From Doug Revel:

Adventures in Solitude, by Grant Lawrence (2010)
He managed to share his feelings of having a family cabin and my family has one and I was able to relate with him.

anything by Mike McCardell
He just has an interesting way of looking at life and being a professional story teller.

Stuart McLean's Vinyl Cafe books

From Rob LaBelle:

Empress of Asia, by Adam Lewis Schroeder (2006)
It is a superb story of a man who revisits his past experience as a member of a ship's crew (the the 'Empress of Asia') during World War 2 who is captured, escapes and then hides from the Japanese. The story is told from his perspective as a old man seeking to reunite with the man who helped him many years ago while giving a real account of his epic journey at the time of the War. It has a compelling plot, relate-able characters and keeps you on your toes until the end. Nothing like a local author serving up first class literature.

From Catherine Disbery:


Indian Horse, by Richard Wagamese (2012)
It is a vivid, engaging, and dramatic story.  The bush of northern Ontario comes alive, but it is alarming to read how the knowledge and spirit of the people who lived there for thousands of years are about to be destroyed in the story.  I am aware of the tragic abuse suffered by Aboriginal children in residential schools, but Indian Horse brings this history alive and touches me deeply. 

From Moni Schiller:


Pinboy, by George Bowering (2012)
George Bowering's memoir of growing up in Oliver.  It's wonderful, especially for someone like me who attended the same school and had many of the same teachers he mentions.

From Tracy Knight:


Captain Correlli's Mandolin, by Louis de Bernières (1994)
I know men and women that have equally enjoyed this incredible tale. I crave finding books as good as this!  And don't watch theories or let it discourage you... The book is different and amazing.

From Gillian Bakker:


Dear Life, by Alice Munro (2012)
Sometimes I need the comfort of a sure thing, so I'm reading this. I am, of course, not disappointed.

From Dianne Graham:


Anything from Alan Bradley in his Flavia da Luce mystery series.
Another great Canadian author and books which are enjoyed by kids and adults alike. My husband and I can hardly wait to read his latest book.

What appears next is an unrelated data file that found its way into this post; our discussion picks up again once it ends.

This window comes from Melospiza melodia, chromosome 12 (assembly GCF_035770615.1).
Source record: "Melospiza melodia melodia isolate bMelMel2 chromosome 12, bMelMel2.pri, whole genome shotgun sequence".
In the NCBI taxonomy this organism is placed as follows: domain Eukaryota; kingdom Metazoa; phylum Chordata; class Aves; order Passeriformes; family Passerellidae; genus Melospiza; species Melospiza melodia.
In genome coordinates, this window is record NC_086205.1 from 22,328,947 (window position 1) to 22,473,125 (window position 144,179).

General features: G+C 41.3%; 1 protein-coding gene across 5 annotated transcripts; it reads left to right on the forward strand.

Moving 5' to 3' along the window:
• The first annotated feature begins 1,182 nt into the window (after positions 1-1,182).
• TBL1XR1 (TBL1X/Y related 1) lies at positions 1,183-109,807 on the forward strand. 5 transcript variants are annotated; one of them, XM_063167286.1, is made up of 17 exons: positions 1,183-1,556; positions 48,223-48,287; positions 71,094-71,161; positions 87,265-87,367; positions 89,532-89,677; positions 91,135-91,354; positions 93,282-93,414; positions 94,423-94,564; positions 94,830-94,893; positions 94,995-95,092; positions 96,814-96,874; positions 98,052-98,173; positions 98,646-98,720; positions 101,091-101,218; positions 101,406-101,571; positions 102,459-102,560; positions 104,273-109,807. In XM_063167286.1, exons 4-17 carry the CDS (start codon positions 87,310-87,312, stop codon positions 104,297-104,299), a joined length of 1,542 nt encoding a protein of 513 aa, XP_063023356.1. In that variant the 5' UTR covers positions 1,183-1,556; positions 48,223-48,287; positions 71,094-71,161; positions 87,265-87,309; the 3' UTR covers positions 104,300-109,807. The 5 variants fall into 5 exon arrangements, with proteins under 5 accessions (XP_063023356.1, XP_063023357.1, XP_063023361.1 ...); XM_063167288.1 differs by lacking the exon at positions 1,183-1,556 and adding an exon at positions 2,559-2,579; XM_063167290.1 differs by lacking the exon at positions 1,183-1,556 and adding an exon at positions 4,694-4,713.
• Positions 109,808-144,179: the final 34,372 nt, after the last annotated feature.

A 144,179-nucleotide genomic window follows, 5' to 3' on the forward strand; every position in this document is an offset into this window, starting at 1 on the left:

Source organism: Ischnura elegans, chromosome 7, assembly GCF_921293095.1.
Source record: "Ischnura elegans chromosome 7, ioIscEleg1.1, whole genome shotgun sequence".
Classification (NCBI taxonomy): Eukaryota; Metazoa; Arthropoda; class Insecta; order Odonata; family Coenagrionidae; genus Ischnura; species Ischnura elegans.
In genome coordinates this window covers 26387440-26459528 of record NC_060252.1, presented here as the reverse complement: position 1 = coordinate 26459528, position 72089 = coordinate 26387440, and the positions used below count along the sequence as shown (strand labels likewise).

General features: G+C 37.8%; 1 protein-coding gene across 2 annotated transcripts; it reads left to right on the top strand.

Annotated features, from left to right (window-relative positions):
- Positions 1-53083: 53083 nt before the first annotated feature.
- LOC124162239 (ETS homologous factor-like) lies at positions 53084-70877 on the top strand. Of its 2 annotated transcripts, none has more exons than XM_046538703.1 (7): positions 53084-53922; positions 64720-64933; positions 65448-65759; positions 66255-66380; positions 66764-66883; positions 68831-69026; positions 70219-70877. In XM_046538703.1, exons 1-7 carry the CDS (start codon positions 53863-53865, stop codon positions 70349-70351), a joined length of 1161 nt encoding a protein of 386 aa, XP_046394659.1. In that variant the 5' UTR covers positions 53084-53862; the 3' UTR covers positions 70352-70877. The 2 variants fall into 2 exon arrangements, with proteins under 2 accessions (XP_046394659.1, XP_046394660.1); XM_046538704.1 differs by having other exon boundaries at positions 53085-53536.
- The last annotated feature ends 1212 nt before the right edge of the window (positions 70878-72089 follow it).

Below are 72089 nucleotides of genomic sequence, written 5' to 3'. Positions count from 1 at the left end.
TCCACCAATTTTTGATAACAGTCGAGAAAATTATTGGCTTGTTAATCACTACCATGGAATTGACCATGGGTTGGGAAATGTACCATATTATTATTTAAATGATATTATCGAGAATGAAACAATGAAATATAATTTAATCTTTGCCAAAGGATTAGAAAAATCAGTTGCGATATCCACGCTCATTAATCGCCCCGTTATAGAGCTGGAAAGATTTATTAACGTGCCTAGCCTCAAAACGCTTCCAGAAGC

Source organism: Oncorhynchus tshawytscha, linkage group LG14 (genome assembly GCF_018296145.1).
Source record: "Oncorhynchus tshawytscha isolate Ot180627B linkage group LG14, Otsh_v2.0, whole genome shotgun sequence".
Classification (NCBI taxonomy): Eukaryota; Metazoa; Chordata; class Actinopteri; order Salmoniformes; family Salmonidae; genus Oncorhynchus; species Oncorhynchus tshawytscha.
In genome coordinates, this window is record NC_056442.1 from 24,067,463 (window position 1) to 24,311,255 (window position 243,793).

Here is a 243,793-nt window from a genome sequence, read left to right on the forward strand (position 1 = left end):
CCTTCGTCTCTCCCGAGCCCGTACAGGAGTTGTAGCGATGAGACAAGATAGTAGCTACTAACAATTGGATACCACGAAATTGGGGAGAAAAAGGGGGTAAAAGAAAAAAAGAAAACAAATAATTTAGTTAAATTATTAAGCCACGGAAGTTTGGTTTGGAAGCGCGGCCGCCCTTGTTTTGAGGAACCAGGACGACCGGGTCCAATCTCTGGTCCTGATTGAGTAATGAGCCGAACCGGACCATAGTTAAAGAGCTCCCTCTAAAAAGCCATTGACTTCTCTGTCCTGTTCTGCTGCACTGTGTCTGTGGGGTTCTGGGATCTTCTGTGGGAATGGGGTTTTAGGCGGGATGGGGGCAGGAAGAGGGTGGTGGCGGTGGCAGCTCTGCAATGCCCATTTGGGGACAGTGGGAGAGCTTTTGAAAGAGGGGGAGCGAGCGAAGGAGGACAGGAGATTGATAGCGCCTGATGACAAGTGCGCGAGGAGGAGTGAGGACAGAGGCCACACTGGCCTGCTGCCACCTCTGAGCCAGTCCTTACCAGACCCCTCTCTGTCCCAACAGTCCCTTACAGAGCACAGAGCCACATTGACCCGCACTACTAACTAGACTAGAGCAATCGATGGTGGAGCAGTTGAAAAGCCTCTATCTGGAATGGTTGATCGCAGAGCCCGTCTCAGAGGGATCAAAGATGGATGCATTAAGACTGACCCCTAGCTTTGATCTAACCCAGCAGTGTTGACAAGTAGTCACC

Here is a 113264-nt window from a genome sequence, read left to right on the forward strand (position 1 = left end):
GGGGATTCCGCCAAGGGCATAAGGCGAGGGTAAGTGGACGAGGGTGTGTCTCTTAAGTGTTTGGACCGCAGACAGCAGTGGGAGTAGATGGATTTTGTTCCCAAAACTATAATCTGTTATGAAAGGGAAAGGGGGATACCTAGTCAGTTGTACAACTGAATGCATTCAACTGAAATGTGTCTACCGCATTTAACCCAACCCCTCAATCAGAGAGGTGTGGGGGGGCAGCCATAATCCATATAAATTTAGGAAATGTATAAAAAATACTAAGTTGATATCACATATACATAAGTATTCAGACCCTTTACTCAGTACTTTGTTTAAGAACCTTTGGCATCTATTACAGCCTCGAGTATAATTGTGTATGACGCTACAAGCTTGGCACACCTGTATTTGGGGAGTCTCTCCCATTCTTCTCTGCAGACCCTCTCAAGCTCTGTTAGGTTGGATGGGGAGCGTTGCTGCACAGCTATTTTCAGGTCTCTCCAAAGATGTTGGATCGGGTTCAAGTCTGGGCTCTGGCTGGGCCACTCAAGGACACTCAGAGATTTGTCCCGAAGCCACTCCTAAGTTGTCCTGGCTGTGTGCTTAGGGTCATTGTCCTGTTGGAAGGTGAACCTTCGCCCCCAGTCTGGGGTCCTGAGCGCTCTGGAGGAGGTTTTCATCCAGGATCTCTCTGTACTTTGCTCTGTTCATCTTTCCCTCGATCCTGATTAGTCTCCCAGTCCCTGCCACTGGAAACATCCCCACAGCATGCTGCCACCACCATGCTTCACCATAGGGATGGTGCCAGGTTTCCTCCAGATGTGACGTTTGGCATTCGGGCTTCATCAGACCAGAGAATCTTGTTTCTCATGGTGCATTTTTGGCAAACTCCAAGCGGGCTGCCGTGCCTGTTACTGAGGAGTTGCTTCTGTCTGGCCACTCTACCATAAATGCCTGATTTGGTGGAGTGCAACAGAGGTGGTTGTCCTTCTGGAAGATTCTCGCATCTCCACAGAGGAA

From Sherry Dewey:


Infidel, by Ayaan Hirsi Ali (2008)
This book was so powerful. Following the author's struggle with Islam, her life in Somalia, Kenya and Holland and her relationship with her clan, parents and siblings. Truly my best read in the last few years.

From Betty McKinnon:


The Forest Lover, by Susan Vreeland (2004)
A book I strongly recommend for all Canadians, especially British Columbians who want a better understanding of Emily Carr's life and works (in novel form). The well-researched writing takes you to early life on the west coast and profoundly captures the racial divide between European Canadians and the First Nations. You feel yourself almost walking alongside Emily as she explores the amazing coastal forests, and feel her sense of injustice for how her First Nations friends are treated. As you read, you feel the energy of the potlatch ceremonies and the fear that erupts as the police disrupt the people and decide at their whim whether to take away a few children to a residential school, or to take away the band chief for punishment. The painterly descriptiveness of Vreeland gives rich meaning and depth to famous Emily Carr paintings and also explores her life in France and collaboration with other great artists. Great writing! Great story!

From Ian Dewey:


A Geography Of Bliss: One Grump's Search for the Happiest Places in the World, by Eric Weiner (2008)

The Memoirs of Barry Lyndon, by William Thackeray (1844)
One of the all-time favourites, some 200 years since.

From Shelley Wood:


Let the Great World Spin, by Colum McCann (2009)

From Jane Maskell:
I hate happy endings!! I want something gritty and something real. I'm not so much plot or character driven as most people. I just like really good writing. 

A Long Long Way, by Sebastian Barry (2005)
About the Irish during the First World War.

Fall On Your Knees, by Ann-Marie MacDonald (1996)
One of my all-time favourite books. The first line got me: "They're all dead now." Had to
keep reading! :)




Here are the recommendations from our Radio West Reads guests, featuring a broad range of light reading, high-end literature, and kids' books:

From UBCO Writer in Residence Erin Mouré:

Poetry by Federico García Lorca (Spanish poet who died in the Spanish Civil War)

From panelists Barbara Jo May, Adam Schroeder, and Alix Hawley:

Godless but Loyal to Heaven, by Richard Van Camp (2012)

The Art of the Impossible: Dave Barrett and the NDP in Power, by Geoff Meggs and Rod Mickleburgh (2012)

The Tale of Two Bad Mice, by Beatrix Potter (2004)

The Portable Twentieth Century Russian Reader, edited by Clarence Brown (2003)

Frankenstein Makes a Sandwich, by Adam Rex (2006)

2666, by Roberto Bolano (2004)

Up in the Old Hotel and Other Stories, by Joseph Mitchell (1992)

Catcher in the Rye, by J.D. Salinger (1951)

Flowers in the Attic, by V.C. Andrews (1979)

Possession: A Romance, by A.S. Byatt (1990)

The Stone Angel, by Margaret Laurence (1964)